Pallbearers Peter Barton, David Barber, Arthur
Eastwood, Sam Eastwood, Phil Massam, and Peter Stericker
I on behalf of Josephs family extend a warm sincere welcome
to you all.
Many of you have travelled long distances to pay your respects
to our beloved Joseph, and
seeing so many of you here is a sure sign of how loved and respected
closest and dearest friend Joseph and I have experienced much
since our first meeting in 1971 just outside the main gates of
Brook Barracks Berlin.
would need hours to explain the occasional heartaches together
with immense fun and joy we have both shared over the years. Sadly
time now will not permit that but I will be around should anyone
have questions later.
and I were in Bury a few years ago with our happy gang -Des Sinclare,
David Prince and Keith Benner. We were probably in Wetherspoons
or the White Lion I forget which but once seated with a drink
I overheard a old group of Fusiliers at a nearby table remark
in subtle tones as only Fusiliers can that we in the Royal Regiment
of Fusiliers are
Brothers from Different Mothers I instantly loved that statement
very much because I thought it so true.
and myself enjoyed many years attending together past and present
gatherings of Fusiliers going to Bassingbourne, Catterick, Birmingham
and of course countless times to his beloved Bury.
Always meeting up with the gang and all our dear friends who live
in Bury and surrounding area.
and the gang were also now blessed with a much loved addition
to our group a chap called Allan Stott and together we all travelled
several times to visit the battlefields of the Somme, Ypres and
later Monte Cassino in Italy to pay our respects to our fallen
We always managed to have great fun and laughter after we payed
due homage and respect to the fallen.
the bottom of my heart I tell you that Joseph and myself were
closer than family. Joseph,Jane and Alice Violet became my family
I sat by Josephs bed in Addenbrooks Hospital frequently
holding his hand occasionally moistening his lips with water the
time was the early hours of Saturday 4th of November my mind took
me back to remember the countless times that Joseph was always
the leading light ,a gifted orator,a Witty funny man, creative
and possessed of an immense intellect and intelligence, always
able to solve a problem and provide wise council.
mind then moved for a reason I know not onto Joes garden which
I have walked in sat in and with Joe drank large amounts of alcohol
in, I have also helped pull out large amounts of weeds.
you have never had the good fortune to walk with Joseph in his
garden which he adored he would irritatingly always describe a
flower or shrub by its scientific name which I never had a clue
what he was on about for me the plant/flower was either blue green
red or yellow. Joseph eventually would tell me what the hell the
plant was in Fusilier speak.
all this was buzzing around in my head I started to sob only to
shortly feel a comforting arm of the night duty nurse on my shoulder
she said nice words and I must say the staff were wonderful to
Joseph his family and all who came to see him.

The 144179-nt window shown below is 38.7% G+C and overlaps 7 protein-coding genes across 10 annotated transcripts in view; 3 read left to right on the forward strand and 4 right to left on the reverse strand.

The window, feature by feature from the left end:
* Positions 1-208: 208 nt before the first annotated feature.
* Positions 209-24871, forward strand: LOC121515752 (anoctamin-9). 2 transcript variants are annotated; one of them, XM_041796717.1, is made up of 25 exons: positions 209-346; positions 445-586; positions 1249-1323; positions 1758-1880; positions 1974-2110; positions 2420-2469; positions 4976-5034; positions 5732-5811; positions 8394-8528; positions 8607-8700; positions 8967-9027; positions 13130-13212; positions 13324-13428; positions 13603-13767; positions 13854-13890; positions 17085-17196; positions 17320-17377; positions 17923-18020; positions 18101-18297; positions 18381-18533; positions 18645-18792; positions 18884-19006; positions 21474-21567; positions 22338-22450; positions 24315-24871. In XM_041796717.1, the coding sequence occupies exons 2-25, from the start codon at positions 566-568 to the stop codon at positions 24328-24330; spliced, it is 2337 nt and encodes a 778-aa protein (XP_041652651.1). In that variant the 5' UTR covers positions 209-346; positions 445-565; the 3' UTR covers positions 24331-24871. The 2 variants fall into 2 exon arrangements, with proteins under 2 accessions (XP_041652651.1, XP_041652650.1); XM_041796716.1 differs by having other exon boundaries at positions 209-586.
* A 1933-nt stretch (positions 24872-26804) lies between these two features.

end my friends I would like to read a piece written by Canon Henry
Scott Holland in 1915 which for me says what is in my heart.
IS NOTHING AT ALL
is nothing at all it does not count. I have only slipped away
into the next room.
Nothing has happened. Everything remains exactly as it was, I
am I and you are you, and the old life that we lived so fondly
together is untouched, unchanged.
we were to each other, that we still are. Call me by my old familiar
name. Speak to me in the easy way you always used. Put no difference
into your tone. Wear no forced air of solemnity, or sorrow.
as we always laugh at the jokes that we enjoyed together,play,smile,think
of me, pray for me, let my name be ever the household word that
it always was. Let it be spoken without effort, without ghost
of a shadow upon it. Life means all that it ever meant.
is death but a negligible accident? Why should I be out of mind
because I am out of sight? I am but waiting for you, for an interval,
somewhere very near, just around the corner.
All is well.nothing is hurt. Nothing is lost. One brief moment
and all will be as it was before.
How we shall all laugh at the trouble of parting when we all meet
Bless Mon Brave Your Friend Ray.
first became aware of Joe in June 1971 when he came to visit some
old friends and acquaintances, before joining 2 RRF following
his tour as Instructor at RMA Sandhurst. At that time The Bn were
still in but preparing to leave Berlin for Catterick but an initial
18 man Shooting Team were at Folkestone preparing for Bisley.
On that day I was running a practice from an ETR control console
when the door opened and in came a tanned, fit looking Sgt who
immediately began a laughing and joking conversation with another
Sgt who was sat at the back of the control room. After a few minutes
of mirth and merriment going on behind me I turned and asked if
they minded quietening down a little as I was trying to concentrate
on running the practice. Bursts of more mirth and merriment resound
around the control room "no we don't mind, you just carry
on" was the quick retort from Joe! They then continued with